Hidden Towers - Olympus Mons
Record Label: Defiled Under: Music
Release Date: Jan. 8, 2013
Sometimes a little time off can do wonders. In 2009, Vancouver rock group Hidden Towers formed and met with some early success and critical praise. But other projects and careers pushed the band in different directions and the group went on a three-year hiatus. Reforming in the latter stages of 2012 with a new drummer, the group has released Olympus Mons to the world, and for that we can be very thankful. The seven-song effort is creative, arty and unapologetic. That it also roars and kicks with tenacity and talent makes it all that much more important. Vocalist Chris Cantrell has a timbre that recalls many of the mid 90s grunge-rock purveyors.
Album opener "Smoke Cloud" clocks in at more than six minutes and bends and curves in various directions. At one point the song seems certain to end, but then roars again, before coasting to a halt and then speeding to a finish. All of it is dizzying, inventive and most assuredly charismatic. "Gleaming the Cube," anchors itself to sinewy guitarwork and Cantrell's howling vocals. There's a dusky, 90s grunge sentiment about the entire thing and it works quite well. As much a song about searing guitars and crushing drums as it is a song about message, "Gleaming the Cube," has a wild inventiveness that is hard to overlook. Its successor, "Son of the Dragon," more or less feels like "Gleaming the Cube" redux but finds Cantrell howling like a beast. While it is far from indelible, he is buttressed by slick guitars and crackling drums.
Olympus Mons has been described as a quasi-metal album but "Gainsford, AB (Cup of Blood)," sounds more like sludgy hard rock. That it is arguably the album's weakest song only makes it that much more worth skipping over. Never one to shy away from sonic histrionics, Hidden Towers go for the jugular on "Nobody Knew How High She'd Get," and while the song veers off into unwelcome places it allows itself to pull back and duck under nuanced guitars. That small attention to detail is why Hidden Towers is far from being written off as a slouch. Penultimate closer "Comoving Distance," is a near eight-minute epic that roars and simmers with both ease and electricity. While its not nearly as strong as "Smoke Cloud," or "Son of the Dragon," it definitely has a panache that is worth revisiting.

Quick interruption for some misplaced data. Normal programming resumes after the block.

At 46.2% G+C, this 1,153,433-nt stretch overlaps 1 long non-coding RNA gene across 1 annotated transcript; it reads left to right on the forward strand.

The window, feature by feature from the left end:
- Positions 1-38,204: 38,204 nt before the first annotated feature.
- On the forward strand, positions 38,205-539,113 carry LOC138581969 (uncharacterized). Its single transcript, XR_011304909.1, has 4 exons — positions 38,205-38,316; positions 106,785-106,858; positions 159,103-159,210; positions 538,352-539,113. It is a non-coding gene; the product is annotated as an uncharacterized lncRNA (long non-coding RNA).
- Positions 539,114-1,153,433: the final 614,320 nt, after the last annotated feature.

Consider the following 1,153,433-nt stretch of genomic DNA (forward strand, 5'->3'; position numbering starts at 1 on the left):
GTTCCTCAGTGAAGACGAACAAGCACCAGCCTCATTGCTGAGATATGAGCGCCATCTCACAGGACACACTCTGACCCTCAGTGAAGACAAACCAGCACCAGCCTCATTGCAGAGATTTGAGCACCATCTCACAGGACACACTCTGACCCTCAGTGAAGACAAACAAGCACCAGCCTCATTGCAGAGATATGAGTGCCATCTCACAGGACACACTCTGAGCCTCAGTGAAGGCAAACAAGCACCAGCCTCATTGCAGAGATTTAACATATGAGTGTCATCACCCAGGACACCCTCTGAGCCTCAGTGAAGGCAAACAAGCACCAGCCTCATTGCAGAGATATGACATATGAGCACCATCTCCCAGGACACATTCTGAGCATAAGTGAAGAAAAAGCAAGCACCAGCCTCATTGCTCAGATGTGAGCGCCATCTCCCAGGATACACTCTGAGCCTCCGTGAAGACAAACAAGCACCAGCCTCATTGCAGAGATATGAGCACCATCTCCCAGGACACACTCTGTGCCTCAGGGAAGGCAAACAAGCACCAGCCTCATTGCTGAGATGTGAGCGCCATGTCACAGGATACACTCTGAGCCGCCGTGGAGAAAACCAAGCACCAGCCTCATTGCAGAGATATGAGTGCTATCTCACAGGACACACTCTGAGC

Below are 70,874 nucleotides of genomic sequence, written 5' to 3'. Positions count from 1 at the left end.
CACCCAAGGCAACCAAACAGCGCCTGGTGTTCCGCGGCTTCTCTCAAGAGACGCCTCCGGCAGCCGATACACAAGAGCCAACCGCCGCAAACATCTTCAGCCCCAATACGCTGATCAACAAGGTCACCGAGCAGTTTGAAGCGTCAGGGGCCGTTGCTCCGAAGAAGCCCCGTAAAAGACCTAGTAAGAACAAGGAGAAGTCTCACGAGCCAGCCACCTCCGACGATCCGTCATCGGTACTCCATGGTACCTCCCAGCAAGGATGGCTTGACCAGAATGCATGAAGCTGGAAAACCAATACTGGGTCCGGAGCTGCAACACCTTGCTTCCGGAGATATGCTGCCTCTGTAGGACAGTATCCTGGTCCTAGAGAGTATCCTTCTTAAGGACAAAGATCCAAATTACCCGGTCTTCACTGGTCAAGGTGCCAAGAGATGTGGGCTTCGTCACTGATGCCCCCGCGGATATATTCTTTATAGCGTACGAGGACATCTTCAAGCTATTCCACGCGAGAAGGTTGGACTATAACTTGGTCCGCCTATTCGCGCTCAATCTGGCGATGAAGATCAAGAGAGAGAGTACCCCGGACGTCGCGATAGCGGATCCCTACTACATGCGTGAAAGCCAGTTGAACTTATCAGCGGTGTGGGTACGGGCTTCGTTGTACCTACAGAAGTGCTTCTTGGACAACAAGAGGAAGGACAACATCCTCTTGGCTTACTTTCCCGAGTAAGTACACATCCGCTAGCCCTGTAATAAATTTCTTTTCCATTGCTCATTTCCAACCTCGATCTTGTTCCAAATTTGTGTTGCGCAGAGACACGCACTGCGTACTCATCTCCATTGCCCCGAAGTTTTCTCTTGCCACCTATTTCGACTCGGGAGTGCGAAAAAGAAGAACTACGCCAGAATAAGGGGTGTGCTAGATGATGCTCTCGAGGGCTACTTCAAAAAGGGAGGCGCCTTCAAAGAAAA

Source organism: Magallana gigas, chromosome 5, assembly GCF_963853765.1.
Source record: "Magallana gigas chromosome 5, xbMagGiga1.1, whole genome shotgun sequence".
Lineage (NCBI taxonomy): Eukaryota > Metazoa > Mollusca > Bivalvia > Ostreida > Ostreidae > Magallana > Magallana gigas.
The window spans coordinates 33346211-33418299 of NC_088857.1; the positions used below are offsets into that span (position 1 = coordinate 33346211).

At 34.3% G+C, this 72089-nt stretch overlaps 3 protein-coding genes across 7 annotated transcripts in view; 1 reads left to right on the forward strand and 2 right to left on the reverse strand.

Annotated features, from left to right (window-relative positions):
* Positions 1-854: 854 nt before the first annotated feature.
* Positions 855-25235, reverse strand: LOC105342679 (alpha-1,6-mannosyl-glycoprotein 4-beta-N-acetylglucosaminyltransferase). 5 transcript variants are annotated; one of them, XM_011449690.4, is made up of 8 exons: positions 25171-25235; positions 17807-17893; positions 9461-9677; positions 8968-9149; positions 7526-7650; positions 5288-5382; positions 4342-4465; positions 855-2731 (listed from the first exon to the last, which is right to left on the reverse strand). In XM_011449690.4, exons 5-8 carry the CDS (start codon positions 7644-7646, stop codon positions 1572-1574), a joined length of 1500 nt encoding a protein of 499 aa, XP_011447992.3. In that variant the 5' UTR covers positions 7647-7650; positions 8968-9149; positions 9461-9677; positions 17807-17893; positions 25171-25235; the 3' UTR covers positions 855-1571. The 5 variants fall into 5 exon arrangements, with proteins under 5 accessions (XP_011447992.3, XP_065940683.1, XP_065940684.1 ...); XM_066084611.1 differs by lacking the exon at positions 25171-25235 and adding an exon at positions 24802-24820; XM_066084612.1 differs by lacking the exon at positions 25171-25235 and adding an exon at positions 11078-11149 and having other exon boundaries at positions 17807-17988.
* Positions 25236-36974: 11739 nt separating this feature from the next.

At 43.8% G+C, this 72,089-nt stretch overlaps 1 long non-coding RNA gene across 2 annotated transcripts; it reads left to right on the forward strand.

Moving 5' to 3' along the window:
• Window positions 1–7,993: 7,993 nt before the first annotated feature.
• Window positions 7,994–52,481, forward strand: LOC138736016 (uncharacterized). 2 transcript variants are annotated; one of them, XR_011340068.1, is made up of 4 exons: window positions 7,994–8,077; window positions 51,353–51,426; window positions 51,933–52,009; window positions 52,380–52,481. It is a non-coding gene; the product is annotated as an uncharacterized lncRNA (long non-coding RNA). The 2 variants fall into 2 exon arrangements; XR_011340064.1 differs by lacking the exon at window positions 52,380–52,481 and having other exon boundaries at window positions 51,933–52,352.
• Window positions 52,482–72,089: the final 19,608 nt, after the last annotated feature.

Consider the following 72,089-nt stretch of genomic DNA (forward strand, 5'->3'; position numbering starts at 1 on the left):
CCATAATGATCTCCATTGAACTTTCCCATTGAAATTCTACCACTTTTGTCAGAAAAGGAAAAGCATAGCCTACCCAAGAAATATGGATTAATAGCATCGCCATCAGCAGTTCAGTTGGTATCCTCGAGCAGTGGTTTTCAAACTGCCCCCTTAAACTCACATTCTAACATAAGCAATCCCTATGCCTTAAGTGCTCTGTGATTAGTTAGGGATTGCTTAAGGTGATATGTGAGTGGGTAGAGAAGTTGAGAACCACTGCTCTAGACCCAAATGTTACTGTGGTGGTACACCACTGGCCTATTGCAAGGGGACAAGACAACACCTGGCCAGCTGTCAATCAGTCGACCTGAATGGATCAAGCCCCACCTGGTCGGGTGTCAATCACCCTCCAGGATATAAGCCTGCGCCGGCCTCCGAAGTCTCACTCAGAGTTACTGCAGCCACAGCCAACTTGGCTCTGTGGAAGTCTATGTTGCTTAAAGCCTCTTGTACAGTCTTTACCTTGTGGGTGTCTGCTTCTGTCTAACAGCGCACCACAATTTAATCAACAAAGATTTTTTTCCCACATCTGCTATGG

Olympus Mons' best moment is arguably the six minute closer "Drowning in the Baptismal Front," which packs all of the emotion and ferocity of the previous six songs into one solid mission statement. While Olympus Mons is far from perfect, there's enough on this LP to warrant at least an hour of time. One has the sense that the band's next effort has the potential to shake the foundation of the Canadian rock scene. One listen to Olympus Mons proves that.